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Wednesday, June 12, 2024

Gainesville environmental science teachers enlighten next generation

Teachers discuss importance of climate change curriculum

<p>AP Environmental Science Teacher John Pettit sits in front of his illustration of climate change he made earlier in the day as an example for his students at Buchholz High School Tuesday, April 4, 2023. </p>

AP Environmental Science Teacher John Pettit sits in front of his illustration of climate change he made earlier in the day as an example for his students at Buchholz High School Tuesday, April 4, 2023.

In the classroom of an environmental science teacher one will see many things. Lab coats. Goggles. Maps. Skeletons of animals tangled in nets. 

John Pettit sees the future.

“I feel like I am going to be influencing our next generation of leaders,” he said.

Pettit, 58, has taught environmental science at Buchholz High School for nearly six years, and around a third of his curriculum focuses on climate change. 

The list of Florida state standards for science classes under environmental science include 39 items, 14 of which are specifically related to climate change, according to CPalms, a database of standards and resources created by Florida State University. Teachers are required to tailor lessons to topics like the costs of fossil fuels and greenhouse gases.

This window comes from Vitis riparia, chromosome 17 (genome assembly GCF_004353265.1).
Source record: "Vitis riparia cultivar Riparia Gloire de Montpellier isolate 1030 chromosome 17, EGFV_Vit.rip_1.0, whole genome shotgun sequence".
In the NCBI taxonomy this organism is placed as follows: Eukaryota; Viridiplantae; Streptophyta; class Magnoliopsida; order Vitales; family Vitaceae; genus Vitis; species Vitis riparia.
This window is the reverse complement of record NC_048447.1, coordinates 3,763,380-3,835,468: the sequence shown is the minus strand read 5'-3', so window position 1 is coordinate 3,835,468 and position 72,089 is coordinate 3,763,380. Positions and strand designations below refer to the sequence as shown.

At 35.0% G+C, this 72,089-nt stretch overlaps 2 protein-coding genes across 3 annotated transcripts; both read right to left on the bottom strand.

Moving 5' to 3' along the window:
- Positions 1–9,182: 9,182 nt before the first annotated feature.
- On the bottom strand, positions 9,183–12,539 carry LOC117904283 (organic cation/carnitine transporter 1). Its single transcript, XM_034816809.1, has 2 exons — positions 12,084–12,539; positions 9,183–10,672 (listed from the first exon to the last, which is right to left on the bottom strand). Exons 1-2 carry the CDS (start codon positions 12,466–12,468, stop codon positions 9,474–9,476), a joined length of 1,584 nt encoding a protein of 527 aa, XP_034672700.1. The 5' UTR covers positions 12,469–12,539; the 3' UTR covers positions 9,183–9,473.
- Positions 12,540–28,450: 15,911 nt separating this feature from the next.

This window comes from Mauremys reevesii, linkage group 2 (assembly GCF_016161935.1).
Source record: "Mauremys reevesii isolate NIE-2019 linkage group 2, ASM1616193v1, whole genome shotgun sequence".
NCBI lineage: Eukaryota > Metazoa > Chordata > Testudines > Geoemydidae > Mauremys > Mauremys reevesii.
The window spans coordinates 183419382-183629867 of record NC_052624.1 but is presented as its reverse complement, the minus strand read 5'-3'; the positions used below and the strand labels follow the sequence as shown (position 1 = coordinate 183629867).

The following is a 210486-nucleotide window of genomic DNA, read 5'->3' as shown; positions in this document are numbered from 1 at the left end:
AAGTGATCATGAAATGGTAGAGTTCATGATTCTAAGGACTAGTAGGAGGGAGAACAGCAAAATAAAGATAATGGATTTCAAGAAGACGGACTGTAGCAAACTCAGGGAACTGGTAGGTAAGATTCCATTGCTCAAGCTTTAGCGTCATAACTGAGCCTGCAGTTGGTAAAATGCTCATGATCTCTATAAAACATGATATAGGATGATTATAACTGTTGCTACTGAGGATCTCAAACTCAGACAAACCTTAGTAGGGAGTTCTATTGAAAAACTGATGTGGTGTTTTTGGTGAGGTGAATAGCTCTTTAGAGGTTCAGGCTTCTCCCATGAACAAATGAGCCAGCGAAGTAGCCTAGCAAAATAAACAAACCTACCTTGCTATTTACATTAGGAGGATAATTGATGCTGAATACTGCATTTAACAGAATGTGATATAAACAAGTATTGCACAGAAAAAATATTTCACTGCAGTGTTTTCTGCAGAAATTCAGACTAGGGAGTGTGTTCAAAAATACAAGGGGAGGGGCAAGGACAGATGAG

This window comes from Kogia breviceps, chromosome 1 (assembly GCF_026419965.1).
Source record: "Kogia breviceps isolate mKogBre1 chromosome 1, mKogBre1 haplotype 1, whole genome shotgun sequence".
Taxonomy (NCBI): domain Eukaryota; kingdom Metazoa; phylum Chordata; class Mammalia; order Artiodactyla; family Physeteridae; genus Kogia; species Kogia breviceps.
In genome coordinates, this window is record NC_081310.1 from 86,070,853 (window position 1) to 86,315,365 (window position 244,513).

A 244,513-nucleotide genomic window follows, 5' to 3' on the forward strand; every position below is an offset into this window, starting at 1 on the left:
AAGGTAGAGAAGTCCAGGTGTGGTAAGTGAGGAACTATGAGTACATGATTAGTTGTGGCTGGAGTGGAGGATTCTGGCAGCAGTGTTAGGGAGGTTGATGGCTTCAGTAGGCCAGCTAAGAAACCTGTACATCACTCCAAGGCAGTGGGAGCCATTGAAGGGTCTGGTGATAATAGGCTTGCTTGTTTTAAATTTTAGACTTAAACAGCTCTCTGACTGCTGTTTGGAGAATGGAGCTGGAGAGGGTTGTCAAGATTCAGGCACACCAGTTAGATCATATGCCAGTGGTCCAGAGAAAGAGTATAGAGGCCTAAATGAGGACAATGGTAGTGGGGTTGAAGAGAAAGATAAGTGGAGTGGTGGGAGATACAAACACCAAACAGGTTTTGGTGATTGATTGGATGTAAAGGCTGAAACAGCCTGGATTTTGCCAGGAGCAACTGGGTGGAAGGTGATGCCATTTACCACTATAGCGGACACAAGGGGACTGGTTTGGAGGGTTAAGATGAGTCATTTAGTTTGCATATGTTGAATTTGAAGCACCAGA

Environmental science is solely focused on the relationship between humans and the environment, but other core classes like Earth science do include standards related to climate change, such as causes and the impact the ocean plays in global warming. 

While not everyone in class is always rapt with attention, including climate change in Pettit’s lessons hasn’t been met with significant pushback from students or parents over the years. 

He doesn’t see himself as a “doom and gloom” guy. He tries to address hard science first, but at the end of the day, he said, he also tries to encourage his students to see the possible ways for them to effect change.

“I point out with my kids a lot of times: ‘Unfortunately, your generation is going to have to fix what my generation did, but that's OK,’” Pettit said.

Before he was a teacher, he did economic development work all across Asia. He traveled to the snowy mountains of Nepal, the rainforests of Thailand and the savannas of India working to improve poverty and the well-being of large populations. He has seen the negative effects of human activity on the environment in a variety of places.

He often references these experiences in class to tie what his students learn to reality. 

“When I talk about poverty and population, it's not a theoretical with me,” Pettit said. “Pictures that I'll put up on the screen of where we've been and what we've done, it's more tangible.”